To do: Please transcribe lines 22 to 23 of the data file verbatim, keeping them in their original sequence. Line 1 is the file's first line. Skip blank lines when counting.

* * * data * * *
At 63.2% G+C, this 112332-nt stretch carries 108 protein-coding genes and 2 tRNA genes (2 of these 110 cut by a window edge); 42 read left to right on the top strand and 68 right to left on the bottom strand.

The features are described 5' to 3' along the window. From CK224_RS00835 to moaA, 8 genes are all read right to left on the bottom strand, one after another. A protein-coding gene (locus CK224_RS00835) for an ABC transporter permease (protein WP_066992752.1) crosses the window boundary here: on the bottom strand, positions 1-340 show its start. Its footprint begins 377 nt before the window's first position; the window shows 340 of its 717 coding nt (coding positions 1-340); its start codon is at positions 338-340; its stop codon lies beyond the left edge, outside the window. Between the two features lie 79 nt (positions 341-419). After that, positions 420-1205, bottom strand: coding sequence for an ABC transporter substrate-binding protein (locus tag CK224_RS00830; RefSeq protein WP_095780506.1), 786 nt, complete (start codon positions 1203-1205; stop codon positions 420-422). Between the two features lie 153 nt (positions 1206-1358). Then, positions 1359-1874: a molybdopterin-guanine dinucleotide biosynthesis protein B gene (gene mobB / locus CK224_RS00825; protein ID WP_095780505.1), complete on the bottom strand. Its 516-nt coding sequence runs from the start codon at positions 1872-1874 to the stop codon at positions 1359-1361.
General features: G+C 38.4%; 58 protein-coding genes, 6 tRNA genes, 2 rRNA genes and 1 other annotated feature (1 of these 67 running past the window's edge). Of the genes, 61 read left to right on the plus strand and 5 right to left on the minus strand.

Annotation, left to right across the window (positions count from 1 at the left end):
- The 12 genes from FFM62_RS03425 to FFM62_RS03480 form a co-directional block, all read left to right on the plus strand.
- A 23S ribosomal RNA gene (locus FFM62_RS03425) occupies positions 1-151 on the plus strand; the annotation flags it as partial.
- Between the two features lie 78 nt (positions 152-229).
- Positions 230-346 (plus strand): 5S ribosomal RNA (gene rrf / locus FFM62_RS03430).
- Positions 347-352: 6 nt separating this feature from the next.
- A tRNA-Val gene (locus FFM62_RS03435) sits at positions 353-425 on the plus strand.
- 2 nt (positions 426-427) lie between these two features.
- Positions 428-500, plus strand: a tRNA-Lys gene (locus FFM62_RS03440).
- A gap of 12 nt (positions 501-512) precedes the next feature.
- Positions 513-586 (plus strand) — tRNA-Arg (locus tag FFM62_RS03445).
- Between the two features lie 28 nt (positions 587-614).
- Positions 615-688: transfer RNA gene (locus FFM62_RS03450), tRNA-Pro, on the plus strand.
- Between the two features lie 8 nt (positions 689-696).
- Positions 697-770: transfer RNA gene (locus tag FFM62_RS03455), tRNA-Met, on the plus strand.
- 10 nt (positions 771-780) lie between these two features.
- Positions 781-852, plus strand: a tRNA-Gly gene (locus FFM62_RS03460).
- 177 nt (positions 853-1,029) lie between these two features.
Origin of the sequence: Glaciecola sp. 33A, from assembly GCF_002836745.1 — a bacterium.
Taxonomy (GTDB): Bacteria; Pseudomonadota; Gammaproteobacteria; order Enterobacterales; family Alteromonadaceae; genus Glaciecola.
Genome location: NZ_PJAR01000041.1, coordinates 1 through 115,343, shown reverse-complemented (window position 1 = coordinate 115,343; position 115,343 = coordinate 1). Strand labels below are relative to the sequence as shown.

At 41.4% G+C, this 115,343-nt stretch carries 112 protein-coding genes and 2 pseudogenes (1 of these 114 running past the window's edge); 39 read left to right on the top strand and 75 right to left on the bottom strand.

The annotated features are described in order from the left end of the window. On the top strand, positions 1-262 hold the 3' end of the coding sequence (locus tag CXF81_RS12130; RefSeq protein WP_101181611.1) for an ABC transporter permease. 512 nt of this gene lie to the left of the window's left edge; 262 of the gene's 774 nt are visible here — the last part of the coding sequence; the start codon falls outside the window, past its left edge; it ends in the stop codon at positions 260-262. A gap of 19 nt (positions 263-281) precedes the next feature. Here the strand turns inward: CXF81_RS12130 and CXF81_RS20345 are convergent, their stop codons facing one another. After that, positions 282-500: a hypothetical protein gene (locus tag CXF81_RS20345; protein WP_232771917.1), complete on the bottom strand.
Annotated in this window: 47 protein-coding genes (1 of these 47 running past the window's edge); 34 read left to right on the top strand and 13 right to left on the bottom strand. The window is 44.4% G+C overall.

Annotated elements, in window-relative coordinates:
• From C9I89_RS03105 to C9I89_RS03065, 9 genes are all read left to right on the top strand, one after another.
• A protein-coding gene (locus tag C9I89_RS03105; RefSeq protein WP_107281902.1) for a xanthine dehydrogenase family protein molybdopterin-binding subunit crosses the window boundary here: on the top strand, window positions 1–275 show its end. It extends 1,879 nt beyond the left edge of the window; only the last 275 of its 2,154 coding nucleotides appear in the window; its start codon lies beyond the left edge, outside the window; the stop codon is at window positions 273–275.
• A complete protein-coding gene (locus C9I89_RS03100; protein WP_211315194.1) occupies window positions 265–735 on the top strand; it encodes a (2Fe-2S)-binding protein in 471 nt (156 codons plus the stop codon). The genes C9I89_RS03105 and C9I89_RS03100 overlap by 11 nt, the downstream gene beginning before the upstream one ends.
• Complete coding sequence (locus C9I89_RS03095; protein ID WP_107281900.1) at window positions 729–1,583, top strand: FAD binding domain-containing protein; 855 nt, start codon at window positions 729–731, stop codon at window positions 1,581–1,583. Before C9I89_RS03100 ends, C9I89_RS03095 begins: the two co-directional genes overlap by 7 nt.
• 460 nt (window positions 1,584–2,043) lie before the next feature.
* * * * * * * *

Origin of the sequence: Glaciecola sp. 33A, from assembly GCF_002836745.1 — a bacterium.
Taxonomy (GTDB): Bacteria; Pseudomonadota; Gammaproteobacteria; order Enterobacterales; family Alteromonadaceae; genus Glaciecola.